Cancer Precursors, Epidemiology, Detection and Prevention

Reviewed by:


E Franco et al (eds)
Published by Springer (2002)
ISBN: 0-387-95188-1. 410 pages plus index.
RRP: US$89.00

Over the last few years it has become apparent that molecular changes are evident in the earliest pre-neoplastic lesions, and indeed in some ostensibly normal cells. These findings have prompted studies on the precursor lesions of cancer, as it has been suggested that accurate identification of these lesions will translate into effective chemotherapeutic and other prevention strategies. This first edition text presents epidemiological data on the importance of precursor lesions at all the major anatomical sites. The text is divided into five sections. The first provides very basic information on biological markers of carcinogenesis and the pathological terminology used to describe neoplasms. Section two deals with methodological issues related to sample collection and interpretation of data. In my opinion, these sections of the book are of limited value as they present a superficial account of the topic and contain information that would certainly be well known to individuals working in the medical or allied health fields.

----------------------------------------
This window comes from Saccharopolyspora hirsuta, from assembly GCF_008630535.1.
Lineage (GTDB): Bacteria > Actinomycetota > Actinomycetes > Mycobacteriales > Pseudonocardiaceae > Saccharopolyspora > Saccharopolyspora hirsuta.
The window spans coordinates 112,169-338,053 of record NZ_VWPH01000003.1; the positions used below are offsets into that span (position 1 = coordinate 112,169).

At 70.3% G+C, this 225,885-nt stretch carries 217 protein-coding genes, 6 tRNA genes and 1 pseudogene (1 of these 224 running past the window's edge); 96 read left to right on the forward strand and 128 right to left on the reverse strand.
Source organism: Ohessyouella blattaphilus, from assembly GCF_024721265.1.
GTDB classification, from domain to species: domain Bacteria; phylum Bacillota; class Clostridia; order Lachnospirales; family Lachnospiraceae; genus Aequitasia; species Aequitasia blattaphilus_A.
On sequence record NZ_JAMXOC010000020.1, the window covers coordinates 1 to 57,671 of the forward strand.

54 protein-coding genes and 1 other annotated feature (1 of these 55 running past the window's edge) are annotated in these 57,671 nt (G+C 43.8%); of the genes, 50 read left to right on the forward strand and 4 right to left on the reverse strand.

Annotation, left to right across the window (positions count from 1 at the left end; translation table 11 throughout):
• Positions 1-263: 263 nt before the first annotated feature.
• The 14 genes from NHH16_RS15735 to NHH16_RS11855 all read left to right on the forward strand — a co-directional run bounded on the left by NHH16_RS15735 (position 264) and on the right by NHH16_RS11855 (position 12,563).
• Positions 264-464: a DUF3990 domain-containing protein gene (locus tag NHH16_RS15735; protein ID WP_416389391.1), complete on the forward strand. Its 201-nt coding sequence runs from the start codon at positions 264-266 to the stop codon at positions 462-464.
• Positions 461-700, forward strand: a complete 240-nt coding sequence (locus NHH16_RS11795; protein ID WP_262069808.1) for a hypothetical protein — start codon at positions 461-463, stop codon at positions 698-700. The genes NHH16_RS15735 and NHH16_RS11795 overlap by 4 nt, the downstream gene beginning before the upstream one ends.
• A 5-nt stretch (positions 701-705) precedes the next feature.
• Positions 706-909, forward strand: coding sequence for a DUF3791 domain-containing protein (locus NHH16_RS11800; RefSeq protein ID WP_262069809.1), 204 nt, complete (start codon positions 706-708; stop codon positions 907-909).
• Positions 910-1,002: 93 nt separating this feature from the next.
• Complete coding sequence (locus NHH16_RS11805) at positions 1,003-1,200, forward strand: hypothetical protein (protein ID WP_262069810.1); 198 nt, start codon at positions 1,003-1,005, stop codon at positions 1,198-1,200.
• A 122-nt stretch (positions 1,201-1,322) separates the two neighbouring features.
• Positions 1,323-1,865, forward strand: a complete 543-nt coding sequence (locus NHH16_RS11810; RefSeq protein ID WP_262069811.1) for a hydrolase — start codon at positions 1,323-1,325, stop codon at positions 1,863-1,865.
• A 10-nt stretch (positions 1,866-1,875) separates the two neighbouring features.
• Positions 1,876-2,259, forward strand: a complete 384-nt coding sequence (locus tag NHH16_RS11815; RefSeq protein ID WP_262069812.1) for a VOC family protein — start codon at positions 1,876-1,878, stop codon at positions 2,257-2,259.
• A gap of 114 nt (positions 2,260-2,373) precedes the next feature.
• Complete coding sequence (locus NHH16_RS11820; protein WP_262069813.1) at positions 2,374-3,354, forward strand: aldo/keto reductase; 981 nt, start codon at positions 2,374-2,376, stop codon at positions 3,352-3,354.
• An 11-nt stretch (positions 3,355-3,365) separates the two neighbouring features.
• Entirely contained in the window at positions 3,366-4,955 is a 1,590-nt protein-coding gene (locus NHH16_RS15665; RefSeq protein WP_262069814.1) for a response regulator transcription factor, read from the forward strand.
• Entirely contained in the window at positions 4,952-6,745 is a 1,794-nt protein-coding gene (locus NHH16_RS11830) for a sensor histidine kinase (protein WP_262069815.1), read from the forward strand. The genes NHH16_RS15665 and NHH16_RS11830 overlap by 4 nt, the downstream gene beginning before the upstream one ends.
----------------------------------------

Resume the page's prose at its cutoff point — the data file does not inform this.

The strongest and most interesting section of the book is part three, which deals with precursor lesions at each of the important anatomical sites. It was immediately apparent that there was a great deal of variability in the focus of each of these chapters. Some authors focused entirely on the epidemiological aspects of the disease (for example the colon and rectum), while others (endometrial chapter), incorporated an analysis of the latest controversy surrounding the pathological classification of relevant precursor lesions. The most interesting chapters were those that sought to integrate the epidemiology, pathology and molecular biology of the disease (for example the bladder chapter). Unfortunately, there were few chapters that presented such an analysis. Sections four and five discuss chemoprevention, screening and the policy recommendations of various agencies.

Overall, I found this book made interesting reading and certainly some chapters would serve as an excellent reference text. Unfortunately, other chapters were quite brief and adopted a less comprehensive approach to their topic. It is likely that future editions of this book will correct some of these deficiencies and improve its value as a comprehensive reference text.

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